Different methods exist to measure, map, and evaluate possible episodes before mainshocks. Examples include the b-value method (e.g., Schorlemmer and Wiemer 2005; Nanjo et al. 2012), RTL-/RTM-algorithms (e.g., Sobolev and Tyupkin 1997; Nagao et al. 2011), the Z-value method (e.g., Wiemer and Wyss 1994; Wyss et al. 2004; Katsumata 2015), and seismicity density analysis (Lippiello et al. 2012). To our knowledge, there is no standardized approach that encourages researchers to rely exclusively on a single method. Instead, multiple methods must be used to find evidence of precursory episodes. One disadvantage is that the results obtained by different methods may not be easily compared, although one may gain more confidence in impending earthquakes when using different methods. Also, additional insight may be gained because of intrinsic differences in the statistical characterization of seismic patterns. Early attempts were made by Wyss et al. (2004) who used the RTL-algorithm and Z-value methods and by Enescu and Ito (2001) who used the b-value and Z-value methods, and a fractal dimension approach.

This paper reports the first results of recognizing seismic patterns as possible precursory episodes to the 2016 Kumamoto earthquakes using existing four different methods: the b-value method, two kinds of seismic quiescence evaluation methods (RTM-algorithm and Z-value), and seismicity density analysis. These methods are based on different assumptions, selection of sampling volumes, algorithms, and definitions of anomalies; thus, they are representative of a wide variety of methods that can be used to detect precursory anomalies. Before presenting further details of our study, we present a brief overview of the methods that were used.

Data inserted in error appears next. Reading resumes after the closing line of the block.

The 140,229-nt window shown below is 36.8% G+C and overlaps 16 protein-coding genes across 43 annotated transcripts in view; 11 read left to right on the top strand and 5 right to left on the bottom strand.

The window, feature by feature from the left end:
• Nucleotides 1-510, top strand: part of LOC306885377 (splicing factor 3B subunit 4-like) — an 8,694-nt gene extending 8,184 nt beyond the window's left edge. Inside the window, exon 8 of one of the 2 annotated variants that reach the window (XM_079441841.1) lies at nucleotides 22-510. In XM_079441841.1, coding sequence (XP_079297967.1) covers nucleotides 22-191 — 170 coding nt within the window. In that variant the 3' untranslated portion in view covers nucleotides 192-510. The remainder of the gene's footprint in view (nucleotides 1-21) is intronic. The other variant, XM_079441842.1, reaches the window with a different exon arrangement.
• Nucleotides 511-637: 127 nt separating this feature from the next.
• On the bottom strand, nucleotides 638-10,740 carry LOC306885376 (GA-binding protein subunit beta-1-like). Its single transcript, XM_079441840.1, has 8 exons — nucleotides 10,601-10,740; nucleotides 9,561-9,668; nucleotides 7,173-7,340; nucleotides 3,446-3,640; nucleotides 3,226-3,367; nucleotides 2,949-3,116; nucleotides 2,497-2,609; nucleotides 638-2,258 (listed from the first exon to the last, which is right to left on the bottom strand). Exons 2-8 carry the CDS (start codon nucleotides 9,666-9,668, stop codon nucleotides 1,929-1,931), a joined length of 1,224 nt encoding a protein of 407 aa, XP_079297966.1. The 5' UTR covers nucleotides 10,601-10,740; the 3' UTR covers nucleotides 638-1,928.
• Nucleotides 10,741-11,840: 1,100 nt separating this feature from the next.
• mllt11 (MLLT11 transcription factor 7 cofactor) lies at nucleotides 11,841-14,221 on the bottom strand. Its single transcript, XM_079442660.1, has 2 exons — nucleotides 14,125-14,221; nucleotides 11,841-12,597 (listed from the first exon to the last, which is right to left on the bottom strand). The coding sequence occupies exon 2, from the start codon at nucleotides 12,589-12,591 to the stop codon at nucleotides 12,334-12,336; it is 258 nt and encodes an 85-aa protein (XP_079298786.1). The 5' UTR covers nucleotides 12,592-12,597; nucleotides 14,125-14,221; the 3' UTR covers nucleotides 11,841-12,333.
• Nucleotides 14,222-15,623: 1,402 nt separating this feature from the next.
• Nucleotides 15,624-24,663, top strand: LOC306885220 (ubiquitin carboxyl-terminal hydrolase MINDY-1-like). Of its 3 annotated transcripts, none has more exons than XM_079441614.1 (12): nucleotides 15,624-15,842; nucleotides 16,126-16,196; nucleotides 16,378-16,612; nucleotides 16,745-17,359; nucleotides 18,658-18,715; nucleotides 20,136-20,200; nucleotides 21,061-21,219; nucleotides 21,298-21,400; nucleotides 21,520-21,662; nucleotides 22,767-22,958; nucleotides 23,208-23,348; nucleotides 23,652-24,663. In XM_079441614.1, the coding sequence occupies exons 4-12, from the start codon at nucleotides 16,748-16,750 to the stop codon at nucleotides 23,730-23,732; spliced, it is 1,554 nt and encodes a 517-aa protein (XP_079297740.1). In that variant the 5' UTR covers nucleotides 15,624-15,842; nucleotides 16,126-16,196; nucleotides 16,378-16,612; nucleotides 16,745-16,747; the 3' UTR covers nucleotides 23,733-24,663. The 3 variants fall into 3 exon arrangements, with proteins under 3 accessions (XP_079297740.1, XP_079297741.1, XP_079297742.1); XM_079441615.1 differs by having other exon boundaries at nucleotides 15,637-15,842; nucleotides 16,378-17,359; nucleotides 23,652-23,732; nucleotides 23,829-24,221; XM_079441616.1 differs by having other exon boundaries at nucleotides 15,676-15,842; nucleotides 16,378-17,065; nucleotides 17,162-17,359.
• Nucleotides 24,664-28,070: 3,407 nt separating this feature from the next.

Methods

The b-value method

The b-value is the slope of the Gutenberg–Richter (GR) frequency–magnitude distribution of earthquakes (Gutenberg and Richter 1944), log10 N = a − bM, where N is the cumulative number of earthquakes of M or greater, a is the earthquake productivity of a volume, and b is used to describe the relative occurrence of large and small events (i.e., a high b-value indicates a larger proportion of small earthquakes, and vice versa). Spatial and temporal changes in b are known to reflect a structural heterogeneous structure (e.g., Mogi 1962) such as strong coupling along subduction zones and a magma chamber (e.g., Tormann et al. 2015). In the laboratory and the Earth’s crust, the b-value is also known to be inversely dependent on differential stresses (Scholz 1968, 2015). In this context, measurements of spatial temporal changes in b could act as a stress meter to help image asperities, the highly stressed patches in faults where future ruptures are likely to occur (e.g., Schorlemmer and Wiemer 2005; Nanjo et al. 2012; Tormann et al. 2015).